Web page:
‘He took her with him’
Published 11:46 am Saturday, July 11, 2009
BOYKINS—A sick elderly man’s regret over his inability to take care of his ailing wife caused him to shoot her to death and then turn the gun on himself, family members said Friday.
Edward Lee Everett Sr., 70, who felt he was terminally ill, shot his 71-year-old wife, Queen Esther Everett, in a bedroom at their home while she slept. He then took his own life.
“He didn’t want to put her in a nursing home,” said Helen Vincent, wife of the slain woman’s brother, Sherman Vincent. “He couldn’t take care of her, and he took her with him.”
The bodies of the couple were discovered by a nurse who came in daily to help the Everetts, Sherman Vincent said.
“She heard the last shot,” he said, shaking his head.
Vincent said the couple were high school sweethearts and had a loving relationship, even as Everett became permanently blind three months ago and his wife battled the final stages of Alzheimer’s Disease.
“He did everything he could for her. He took care of her, even after he was blind,” he said.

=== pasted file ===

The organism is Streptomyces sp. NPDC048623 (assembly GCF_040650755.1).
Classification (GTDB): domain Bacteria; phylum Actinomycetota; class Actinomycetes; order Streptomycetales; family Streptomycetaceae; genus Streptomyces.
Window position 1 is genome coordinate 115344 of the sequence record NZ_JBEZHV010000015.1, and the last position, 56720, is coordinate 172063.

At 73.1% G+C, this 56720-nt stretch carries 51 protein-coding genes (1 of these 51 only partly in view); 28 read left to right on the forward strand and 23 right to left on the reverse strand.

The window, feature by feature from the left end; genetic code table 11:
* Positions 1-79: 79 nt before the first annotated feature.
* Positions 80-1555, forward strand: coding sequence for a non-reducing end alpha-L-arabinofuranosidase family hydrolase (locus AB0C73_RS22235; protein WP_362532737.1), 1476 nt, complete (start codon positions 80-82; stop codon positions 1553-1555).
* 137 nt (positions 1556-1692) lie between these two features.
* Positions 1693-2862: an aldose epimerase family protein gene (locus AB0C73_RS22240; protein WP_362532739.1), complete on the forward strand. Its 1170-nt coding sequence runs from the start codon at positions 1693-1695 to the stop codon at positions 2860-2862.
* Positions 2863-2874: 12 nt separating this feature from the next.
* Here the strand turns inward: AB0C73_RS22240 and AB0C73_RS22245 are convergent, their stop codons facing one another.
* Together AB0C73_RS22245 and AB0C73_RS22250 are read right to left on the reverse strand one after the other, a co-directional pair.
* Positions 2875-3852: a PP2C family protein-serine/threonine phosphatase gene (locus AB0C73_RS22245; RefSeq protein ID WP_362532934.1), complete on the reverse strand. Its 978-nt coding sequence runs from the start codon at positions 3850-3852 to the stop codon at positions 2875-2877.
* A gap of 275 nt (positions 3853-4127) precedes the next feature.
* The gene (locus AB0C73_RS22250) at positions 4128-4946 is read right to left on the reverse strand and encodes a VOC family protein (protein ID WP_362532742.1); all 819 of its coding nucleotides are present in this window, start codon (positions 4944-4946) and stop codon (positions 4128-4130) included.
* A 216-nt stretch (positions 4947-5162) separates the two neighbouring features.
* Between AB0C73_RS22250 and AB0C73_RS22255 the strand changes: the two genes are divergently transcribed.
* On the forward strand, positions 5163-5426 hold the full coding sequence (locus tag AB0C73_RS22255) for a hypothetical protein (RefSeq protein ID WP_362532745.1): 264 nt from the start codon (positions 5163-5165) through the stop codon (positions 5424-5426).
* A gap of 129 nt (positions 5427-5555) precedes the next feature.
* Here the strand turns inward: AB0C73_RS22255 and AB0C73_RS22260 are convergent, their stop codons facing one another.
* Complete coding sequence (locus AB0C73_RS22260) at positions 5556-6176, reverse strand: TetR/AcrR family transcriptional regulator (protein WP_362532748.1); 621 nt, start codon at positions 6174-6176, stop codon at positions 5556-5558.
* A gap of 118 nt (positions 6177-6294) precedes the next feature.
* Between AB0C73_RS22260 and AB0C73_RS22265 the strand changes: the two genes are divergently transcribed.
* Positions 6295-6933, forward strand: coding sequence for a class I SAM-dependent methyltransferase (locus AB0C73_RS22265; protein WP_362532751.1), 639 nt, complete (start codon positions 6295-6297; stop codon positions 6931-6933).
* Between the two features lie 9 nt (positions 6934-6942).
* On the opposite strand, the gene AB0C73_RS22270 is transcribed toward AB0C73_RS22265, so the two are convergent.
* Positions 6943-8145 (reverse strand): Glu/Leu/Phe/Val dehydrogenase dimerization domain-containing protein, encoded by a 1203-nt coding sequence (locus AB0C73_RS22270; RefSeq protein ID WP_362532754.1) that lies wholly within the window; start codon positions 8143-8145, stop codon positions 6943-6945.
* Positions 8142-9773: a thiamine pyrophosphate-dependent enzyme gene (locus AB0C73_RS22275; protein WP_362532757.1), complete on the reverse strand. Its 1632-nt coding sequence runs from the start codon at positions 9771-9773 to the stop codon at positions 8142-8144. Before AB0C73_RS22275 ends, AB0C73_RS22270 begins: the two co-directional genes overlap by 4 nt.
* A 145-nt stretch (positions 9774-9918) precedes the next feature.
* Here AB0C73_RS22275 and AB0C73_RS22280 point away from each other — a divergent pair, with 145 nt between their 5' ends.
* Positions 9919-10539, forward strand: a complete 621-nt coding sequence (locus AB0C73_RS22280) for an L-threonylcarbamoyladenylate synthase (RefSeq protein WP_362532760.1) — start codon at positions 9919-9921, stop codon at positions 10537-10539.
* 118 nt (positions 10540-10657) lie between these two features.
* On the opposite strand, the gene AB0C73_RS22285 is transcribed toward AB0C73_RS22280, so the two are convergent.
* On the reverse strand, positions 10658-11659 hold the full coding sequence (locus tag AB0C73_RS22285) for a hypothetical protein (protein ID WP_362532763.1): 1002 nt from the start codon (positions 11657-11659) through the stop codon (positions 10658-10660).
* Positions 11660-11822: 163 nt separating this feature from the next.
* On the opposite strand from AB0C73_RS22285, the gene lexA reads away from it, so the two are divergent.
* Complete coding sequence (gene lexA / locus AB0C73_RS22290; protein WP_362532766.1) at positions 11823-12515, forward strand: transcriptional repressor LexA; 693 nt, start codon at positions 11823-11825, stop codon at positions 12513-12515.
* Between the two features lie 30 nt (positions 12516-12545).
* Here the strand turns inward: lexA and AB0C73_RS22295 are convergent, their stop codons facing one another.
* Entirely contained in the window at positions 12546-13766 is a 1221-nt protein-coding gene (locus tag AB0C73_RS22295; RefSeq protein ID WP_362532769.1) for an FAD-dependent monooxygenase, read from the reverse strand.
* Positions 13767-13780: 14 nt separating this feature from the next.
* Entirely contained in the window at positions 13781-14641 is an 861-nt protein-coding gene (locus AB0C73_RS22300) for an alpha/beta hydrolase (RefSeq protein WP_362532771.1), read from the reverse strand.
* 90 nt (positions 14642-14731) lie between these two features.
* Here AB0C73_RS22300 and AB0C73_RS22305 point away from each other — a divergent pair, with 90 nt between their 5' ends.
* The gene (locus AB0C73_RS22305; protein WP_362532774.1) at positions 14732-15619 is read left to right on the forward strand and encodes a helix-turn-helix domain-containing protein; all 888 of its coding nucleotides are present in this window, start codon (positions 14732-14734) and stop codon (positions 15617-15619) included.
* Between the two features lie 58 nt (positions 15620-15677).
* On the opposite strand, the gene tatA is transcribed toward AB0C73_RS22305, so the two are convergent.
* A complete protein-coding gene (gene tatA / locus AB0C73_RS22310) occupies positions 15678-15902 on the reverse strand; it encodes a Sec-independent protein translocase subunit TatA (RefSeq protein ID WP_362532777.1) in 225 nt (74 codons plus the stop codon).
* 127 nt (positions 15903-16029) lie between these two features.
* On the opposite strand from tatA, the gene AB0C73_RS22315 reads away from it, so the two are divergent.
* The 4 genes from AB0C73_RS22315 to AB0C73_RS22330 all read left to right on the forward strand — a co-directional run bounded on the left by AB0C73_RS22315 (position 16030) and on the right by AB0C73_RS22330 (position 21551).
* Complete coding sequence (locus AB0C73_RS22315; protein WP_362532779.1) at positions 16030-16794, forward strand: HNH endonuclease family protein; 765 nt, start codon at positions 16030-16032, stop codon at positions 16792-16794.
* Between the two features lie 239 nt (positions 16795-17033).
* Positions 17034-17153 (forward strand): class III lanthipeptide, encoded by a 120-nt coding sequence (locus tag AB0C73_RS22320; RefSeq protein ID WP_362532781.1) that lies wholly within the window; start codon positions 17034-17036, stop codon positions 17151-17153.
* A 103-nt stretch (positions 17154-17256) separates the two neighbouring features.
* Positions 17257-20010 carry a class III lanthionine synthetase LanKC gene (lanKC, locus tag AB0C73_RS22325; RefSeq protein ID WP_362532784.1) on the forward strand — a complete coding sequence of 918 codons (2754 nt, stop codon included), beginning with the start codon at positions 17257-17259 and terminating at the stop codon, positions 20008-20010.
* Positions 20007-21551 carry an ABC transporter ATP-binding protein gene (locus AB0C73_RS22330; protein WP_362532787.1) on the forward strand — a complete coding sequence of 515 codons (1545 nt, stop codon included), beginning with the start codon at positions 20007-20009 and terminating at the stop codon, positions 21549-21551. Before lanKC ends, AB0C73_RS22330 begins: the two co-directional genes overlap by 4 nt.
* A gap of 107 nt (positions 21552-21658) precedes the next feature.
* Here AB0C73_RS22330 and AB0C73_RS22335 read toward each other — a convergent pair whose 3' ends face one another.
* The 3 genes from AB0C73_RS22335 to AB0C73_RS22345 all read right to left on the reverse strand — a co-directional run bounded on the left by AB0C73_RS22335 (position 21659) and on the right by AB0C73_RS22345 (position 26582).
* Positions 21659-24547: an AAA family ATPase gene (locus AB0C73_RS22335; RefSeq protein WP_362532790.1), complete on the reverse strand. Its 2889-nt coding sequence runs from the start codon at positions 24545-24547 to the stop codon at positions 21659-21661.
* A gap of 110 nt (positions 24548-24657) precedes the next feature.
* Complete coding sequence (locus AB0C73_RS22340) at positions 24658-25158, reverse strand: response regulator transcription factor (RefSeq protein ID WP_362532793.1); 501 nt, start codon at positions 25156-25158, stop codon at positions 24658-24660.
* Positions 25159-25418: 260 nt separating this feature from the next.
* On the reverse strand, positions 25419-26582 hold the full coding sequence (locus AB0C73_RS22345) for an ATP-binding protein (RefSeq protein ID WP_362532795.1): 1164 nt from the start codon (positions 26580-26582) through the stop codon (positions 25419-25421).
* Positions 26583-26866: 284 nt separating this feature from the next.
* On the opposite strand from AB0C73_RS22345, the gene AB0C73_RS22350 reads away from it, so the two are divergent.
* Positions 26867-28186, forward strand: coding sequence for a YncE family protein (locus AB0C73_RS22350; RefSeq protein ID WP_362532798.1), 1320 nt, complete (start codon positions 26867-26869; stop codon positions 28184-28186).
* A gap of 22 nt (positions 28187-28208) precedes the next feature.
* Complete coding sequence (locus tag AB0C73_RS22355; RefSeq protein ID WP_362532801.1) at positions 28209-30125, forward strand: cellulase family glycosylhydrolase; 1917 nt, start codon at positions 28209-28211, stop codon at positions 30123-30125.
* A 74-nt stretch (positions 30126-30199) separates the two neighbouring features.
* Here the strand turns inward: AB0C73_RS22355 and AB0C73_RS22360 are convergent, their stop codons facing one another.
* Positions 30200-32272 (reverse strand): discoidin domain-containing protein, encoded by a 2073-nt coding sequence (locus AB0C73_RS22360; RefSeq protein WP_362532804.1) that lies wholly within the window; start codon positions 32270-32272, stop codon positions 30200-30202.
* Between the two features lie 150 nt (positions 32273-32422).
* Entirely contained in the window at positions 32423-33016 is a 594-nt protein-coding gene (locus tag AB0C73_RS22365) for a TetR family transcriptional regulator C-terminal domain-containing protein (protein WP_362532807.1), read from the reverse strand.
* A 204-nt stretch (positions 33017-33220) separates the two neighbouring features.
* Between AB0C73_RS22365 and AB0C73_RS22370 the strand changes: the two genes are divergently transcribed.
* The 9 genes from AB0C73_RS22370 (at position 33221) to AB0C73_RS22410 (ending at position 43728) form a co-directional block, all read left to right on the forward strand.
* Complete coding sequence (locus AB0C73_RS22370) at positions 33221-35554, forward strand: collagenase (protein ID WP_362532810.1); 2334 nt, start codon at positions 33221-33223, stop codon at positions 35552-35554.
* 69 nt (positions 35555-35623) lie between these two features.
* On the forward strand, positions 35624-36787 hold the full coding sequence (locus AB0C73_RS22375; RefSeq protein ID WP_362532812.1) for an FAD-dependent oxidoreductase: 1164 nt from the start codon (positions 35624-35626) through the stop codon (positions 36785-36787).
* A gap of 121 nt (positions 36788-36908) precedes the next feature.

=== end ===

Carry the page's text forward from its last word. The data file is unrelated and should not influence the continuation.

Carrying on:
The couple had been married since 1958. Their faded marriage certificate was framed and hung on a wall at the house, a photo of their son as a young boy tucked in the corner.
Helen Vincent said, “He loved her and she loved him and the family doesn’t have any hard feelings about this. He just took her on with him. That’s how we feel.”
Everett was retired from Narricot Industries where he worked for nearly 30 years before retiring 18 years ago. He was a deacon at Rising Star Baptist Church in Branchville.
Edward Lamont Everett Jr., the couple’s only child, said Everett was a tall, soft-spoken man who called his wife “honey.”
“They had a good relationship,” he said.
Everett recently moved back into the family’s small brick ranch home on Number 8 Schoolhouse Road to keep an eye on his parents.
He said he didn’t notice that his father was suicidal, though he would often voice concerns about not being alive for much longer. The elderly man also fretted aloud about being able to care for his wife, who was slipping further into her disease.
“All she did was sleep and walk,” their son said. “I stayed here last night. I kept expecting to see her walking out the bedroom door.”
Sherman Vincent said he expected the bodies to be returned Friday from the medical examiner’s office in Norfolk.
Hood Funeral Home in Conway, N.C., is in charge of funeral arrangements.